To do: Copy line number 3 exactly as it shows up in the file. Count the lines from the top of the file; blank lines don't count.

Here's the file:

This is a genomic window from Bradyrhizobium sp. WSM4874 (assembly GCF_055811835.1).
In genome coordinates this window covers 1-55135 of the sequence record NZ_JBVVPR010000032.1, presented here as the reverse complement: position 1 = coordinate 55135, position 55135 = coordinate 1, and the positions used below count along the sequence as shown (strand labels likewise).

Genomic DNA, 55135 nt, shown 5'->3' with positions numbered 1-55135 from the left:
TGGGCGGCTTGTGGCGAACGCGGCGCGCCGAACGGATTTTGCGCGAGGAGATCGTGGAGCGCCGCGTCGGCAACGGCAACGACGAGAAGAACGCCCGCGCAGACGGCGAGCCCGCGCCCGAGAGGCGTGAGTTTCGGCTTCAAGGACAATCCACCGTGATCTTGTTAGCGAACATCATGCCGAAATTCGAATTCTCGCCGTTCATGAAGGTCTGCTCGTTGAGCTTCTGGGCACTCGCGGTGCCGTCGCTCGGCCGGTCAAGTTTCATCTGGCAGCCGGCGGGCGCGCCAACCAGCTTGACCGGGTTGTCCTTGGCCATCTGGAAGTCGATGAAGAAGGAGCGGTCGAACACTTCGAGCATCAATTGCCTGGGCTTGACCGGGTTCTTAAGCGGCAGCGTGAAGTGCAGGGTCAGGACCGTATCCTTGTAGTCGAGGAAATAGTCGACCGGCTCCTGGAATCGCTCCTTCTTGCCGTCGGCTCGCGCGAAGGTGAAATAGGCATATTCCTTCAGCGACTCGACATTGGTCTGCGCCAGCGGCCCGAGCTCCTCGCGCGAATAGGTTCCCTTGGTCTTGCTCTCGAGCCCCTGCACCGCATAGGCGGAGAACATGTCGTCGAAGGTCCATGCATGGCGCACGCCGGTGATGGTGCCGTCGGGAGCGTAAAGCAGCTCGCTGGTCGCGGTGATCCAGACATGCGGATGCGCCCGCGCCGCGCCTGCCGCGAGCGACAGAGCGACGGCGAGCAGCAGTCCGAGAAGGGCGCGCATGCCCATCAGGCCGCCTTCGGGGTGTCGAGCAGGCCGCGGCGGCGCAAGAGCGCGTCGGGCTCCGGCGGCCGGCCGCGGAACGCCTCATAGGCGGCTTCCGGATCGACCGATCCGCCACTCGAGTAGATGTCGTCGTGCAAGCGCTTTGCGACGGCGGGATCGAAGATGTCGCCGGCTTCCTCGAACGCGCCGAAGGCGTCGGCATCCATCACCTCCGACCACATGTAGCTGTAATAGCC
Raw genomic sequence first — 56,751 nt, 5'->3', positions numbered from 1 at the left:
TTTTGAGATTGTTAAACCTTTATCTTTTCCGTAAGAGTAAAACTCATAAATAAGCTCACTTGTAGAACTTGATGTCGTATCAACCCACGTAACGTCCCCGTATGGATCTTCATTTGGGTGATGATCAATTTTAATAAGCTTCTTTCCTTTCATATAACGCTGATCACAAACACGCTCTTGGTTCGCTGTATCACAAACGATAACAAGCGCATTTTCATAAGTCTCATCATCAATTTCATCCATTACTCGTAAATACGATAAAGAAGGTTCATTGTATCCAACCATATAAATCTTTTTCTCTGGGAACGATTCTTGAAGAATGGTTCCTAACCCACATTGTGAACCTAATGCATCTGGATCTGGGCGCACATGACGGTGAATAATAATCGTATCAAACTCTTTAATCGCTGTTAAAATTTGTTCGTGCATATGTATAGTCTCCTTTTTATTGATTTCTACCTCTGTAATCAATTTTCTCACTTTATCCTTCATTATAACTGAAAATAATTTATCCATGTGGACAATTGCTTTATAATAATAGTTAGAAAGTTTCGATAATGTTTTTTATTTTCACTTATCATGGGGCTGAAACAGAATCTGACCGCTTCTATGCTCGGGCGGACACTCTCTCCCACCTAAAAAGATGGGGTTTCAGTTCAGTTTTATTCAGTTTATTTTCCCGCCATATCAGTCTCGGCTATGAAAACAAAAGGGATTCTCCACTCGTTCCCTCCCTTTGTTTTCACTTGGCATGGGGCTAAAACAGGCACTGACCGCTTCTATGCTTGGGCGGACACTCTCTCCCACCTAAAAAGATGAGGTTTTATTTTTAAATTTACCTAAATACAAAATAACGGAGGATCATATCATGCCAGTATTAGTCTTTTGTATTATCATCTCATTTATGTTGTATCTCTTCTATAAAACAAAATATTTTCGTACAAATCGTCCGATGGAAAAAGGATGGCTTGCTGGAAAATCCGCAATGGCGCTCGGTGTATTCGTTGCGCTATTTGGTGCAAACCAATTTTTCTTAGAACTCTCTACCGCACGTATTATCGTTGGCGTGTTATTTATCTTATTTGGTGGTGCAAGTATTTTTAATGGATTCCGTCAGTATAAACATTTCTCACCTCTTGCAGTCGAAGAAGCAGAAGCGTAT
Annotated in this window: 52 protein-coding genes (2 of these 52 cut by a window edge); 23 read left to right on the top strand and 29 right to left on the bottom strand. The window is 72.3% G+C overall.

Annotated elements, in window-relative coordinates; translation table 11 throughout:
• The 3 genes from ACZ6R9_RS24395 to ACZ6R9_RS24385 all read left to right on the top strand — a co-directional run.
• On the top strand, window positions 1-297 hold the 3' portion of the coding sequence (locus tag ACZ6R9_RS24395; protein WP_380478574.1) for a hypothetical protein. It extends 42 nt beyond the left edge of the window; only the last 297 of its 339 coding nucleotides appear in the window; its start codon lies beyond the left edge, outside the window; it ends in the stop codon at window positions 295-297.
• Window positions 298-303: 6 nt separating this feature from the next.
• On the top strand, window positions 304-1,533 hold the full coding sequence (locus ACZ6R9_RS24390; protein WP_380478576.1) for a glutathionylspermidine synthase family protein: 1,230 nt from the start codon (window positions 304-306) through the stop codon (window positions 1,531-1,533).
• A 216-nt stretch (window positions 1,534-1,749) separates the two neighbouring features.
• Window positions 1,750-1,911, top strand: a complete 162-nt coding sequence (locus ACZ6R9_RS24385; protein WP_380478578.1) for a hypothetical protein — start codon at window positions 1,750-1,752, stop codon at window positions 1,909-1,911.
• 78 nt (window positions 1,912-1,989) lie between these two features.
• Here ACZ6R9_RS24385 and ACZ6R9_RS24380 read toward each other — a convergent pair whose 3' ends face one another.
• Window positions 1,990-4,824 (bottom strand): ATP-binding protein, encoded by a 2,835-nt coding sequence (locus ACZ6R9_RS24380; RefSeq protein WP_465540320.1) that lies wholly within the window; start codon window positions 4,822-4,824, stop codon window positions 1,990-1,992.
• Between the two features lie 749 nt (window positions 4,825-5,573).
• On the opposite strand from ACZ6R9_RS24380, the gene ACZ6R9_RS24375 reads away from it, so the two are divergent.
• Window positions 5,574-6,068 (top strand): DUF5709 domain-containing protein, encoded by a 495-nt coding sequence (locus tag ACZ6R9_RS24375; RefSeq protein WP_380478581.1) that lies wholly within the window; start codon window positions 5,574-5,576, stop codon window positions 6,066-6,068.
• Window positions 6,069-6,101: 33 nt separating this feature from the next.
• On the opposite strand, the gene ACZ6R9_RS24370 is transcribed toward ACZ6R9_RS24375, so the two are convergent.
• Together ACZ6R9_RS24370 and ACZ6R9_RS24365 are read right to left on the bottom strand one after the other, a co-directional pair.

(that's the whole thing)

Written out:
Genomic DNA, 55135 nt, shown 5'->3' with positions numbered 1-55135 from the left: